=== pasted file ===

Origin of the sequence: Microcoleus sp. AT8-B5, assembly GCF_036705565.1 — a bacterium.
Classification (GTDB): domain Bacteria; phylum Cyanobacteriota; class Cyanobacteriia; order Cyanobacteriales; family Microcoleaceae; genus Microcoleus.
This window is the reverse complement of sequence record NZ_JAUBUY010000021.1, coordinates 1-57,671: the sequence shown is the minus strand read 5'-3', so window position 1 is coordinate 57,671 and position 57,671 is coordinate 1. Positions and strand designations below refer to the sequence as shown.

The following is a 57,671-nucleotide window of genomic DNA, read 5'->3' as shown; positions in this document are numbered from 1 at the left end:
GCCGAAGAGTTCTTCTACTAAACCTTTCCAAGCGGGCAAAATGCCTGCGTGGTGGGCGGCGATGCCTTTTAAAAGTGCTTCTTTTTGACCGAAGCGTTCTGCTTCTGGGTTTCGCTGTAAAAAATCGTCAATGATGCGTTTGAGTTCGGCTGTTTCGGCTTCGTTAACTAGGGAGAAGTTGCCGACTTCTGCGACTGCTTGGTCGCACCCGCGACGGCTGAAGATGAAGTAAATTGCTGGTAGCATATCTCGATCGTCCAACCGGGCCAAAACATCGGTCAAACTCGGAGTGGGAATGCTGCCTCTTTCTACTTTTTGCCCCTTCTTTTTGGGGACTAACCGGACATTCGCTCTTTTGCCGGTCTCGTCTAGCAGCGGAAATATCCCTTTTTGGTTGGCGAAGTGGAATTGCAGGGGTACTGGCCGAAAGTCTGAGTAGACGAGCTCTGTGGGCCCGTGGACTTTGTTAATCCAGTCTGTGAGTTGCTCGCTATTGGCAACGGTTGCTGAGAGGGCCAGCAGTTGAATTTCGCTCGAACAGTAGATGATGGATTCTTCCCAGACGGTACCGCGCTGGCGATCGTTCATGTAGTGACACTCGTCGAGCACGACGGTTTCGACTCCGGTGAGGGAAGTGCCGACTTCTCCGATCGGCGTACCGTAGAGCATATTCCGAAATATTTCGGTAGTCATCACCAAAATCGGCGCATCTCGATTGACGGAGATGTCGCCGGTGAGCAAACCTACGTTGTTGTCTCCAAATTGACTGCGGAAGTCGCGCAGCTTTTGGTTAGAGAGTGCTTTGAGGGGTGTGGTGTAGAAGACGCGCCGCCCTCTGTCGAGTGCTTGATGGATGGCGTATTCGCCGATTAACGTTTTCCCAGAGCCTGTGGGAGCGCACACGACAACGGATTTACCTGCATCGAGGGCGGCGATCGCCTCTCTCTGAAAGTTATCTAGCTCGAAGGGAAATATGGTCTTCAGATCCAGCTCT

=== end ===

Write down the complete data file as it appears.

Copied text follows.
Origin of the sequence: Microcoleus sp. AT8-B5, assembly GCF_036705565.1 — a bacterium.
Classification (GTDB): domain Bacteria; phylum Cyanobacteriota; class Cyanobacteriia; order Cyanobacteriales; family Microcoleaceae; genus Microcoleus.
This window is the reverse complement of sequence record NZ_JAUBUY010000021.1, coordinates 1-57,671: the sequence shown is the minus strand read 5'-3', so window position 1 is coordinate 57,671 and position 57,671 is coordinate 1. Positions and strand designations below refer to the sequence as shown.

The following is a 57,671-nucleotide window of genomic DNA, read 5'->3' as shown; positions in this document are numbered from 1 at the left end:
GCCGAAGAGTTCTTCTACTAAACCTTTCCAAGCGGGCAAAATGCCTGCGTGGTGGGCGGCGATGCCTTTTAAAAGTGCTTCTTTTTGACCGAAGCGTTCTGCTTCTGGGTTTCGCTGTAAAAAATCGTCAATGATGCGTTTGAGTTCGGCTGTTTCGGCTTCGTTAACTAGGGAGAAGTTGCCGACTTCTGCGACTGCTTGGTCGCACCCGCGACGGCTGAAGATGAAGTAAATTGCTGGTAGCATATCTCGATCGTCCAACCGGGCCAAAACATCGGTCAAACTCGGAGTGGGAATGCTGCCTCTTTCTACTTTTTGCCCCTTCTTTTTGGGGACTAACCGGACATTCGCTCTTTTGCCGGTCTCGTCTAGCAGCGGAAATATCCCTTTTTGGTTGGCGAAGTGGAATTGCAGGGGTACTGGCCGAAAGTCTGAGTAGACGAGCTCTGTGGGCCCGTGGACTTTGTTAATCCAGTCTGTGAGTTGCTCGCTATTGGCAACGGTTGCTGAGAGGGCCAGCAGTTGAATTTCGCTCGAACAGTAGATGATGGATTCTTCCCAGACGGTACCGCGCTGGCGATCGTTCATGTAGTGACACTCGTCGAGCACGACGGTTTCGACTCCGGTGAGGGAAGTGCCGACTTCTCCGATCGGCGTACCGTAGAGCATATTCCGAAATATTTCGGTAGTCATCACCAAAATCGGCGCATCTCGATTGACGGAGATGTCGCCGGTGAGCAAACCTACGTTGTTGTCTCCAAATTGACTGCGGAAGTCGCGCAGCTTTTGGTTAGAGAGTGCTTTGAGGGGTGTGGTGTAGAAGACGCGCCGCCCTCTGTCGAGTGCTTGATGGATGGCGTATTCGCCGATTAACGTTTTCCCAGAGCCTGTGGGAGCGCACACGACAACGGATTTACCTGCATCGAGGGCGGCGATCGCCTCTCTCTGAAAGTTATCTAGCTCGAAGGGAAATATGGTCTTCAGATCCAGCTCT